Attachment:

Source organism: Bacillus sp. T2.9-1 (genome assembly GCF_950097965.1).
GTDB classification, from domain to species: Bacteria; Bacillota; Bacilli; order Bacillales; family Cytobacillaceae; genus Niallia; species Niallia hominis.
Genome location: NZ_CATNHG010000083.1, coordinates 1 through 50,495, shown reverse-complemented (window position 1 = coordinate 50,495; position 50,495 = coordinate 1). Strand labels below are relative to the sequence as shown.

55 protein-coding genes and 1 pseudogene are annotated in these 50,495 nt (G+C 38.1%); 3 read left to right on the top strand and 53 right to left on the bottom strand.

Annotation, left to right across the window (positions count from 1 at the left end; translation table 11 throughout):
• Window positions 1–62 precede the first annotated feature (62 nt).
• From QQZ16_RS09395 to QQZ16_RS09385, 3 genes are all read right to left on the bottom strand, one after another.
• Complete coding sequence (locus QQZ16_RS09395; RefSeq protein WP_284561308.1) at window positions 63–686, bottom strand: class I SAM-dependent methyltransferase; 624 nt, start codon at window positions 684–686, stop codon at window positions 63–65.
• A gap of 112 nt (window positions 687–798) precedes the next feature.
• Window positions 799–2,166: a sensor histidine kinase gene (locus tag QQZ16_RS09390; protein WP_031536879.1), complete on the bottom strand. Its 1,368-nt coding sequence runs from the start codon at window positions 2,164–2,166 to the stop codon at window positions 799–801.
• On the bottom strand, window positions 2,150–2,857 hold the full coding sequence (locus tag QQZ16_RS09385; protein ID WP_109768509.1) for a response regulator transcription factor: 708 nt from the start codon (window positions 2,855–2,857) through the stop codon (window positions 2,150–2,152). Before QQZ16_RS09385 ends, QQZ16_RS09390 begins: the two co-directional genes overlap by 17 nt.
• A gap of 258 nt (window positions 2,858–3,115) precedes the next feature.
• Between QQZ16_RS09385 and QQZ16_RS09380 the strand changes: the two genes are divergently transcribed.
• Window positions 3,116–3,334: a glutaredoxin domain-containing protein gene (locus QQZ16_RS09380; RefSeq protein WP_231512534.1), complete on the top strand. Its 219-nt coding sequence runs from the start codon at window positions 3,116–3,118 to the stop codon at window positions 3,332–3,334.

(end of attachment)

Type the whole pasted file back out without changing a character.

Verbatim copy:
Source organism: Bacillus sp. T2.9-1 (genome assembly GCF_950097965.1).
GTDB classification, from domain to species: Bacteria; Bacillota; Bacilli; order Bacillales; family Cytobacillaceae; genus Niallia; species Niallia hominis.
Genome location: NZ_CATNHG010000083.1, coordinates 1 through 50,495, shown reverse-complemented (window position 1 = coordinate 50,495; position 50,495 = coordinate 1). Strand labels below are relative to the sequence as shown.

55 protein-coding genes and 1 pseudogene are annotated in these 50,495 nt (G+C 38.1%); 3 read left to right on the top strand and 53 right to left on the bottom strand.

Annotation, left to right across the window (positions count from 1 at the left end; translation table 11 throughout):
• Window positions 1–62 precede the first annotated feature (62 nt).
• From QQZ16_RS09395 to QQZ16_RS09385, 3 genes are all read right to left on the bottom strand, one after another.
• Complete coding sequence (locus QQZ16_RS09395; RefSeq protein WP_284561308.1) at window positions 63–686, bottom strand: class I SAM-dependent methyltransferase; 624 nt, start codon at window positions 684–686, stop codon at window positions 63–65.
• A gap of 112 nt (window positions 687–798) precedes the next feature.
• Window positions 799–2,166: a sensor histidine kinase gene (locus tag QQZ16_RS09390; protein WP_031536879.1), complete on the bottom strand. Its 1,368-nt coding sequence runs from the start codon at window positions 2,164–2,166 to the stop codon at window positions 799–801.
• On the bottom strand, window positions 2,150–2,857 hold the full coding sequence (locus tag QQZ16_RS09385; protein ID WP_109768509.1) for a response regulator transcription factor: 708 nt from the start codon (window positions 2,855–2,857) through the stop codon (window positions 2,150–2,152). Before QQZ16_RS09385 ends, QQZ16_RS09390 begins: the two co-directional genes overlap by 17 nt.
• A gap of 258 nt (window positions 2,858–3,115) precedes the next feature.
• Between QQZ16_RS09385 and QQZ16_RS09380 the strand changes: the two genes are divergently transcribed.
• Window positions 3,116–3,334: a glutaredoxin domain-containing protein gene (locus QQZ16_RS09380; RefSeq protein WP_231512534.1), complete on the top strand. Its 219-nt coding sequence runs from the start codon at window positions 3,116–3,118 to the stop codon at window positions 3,332–3,334.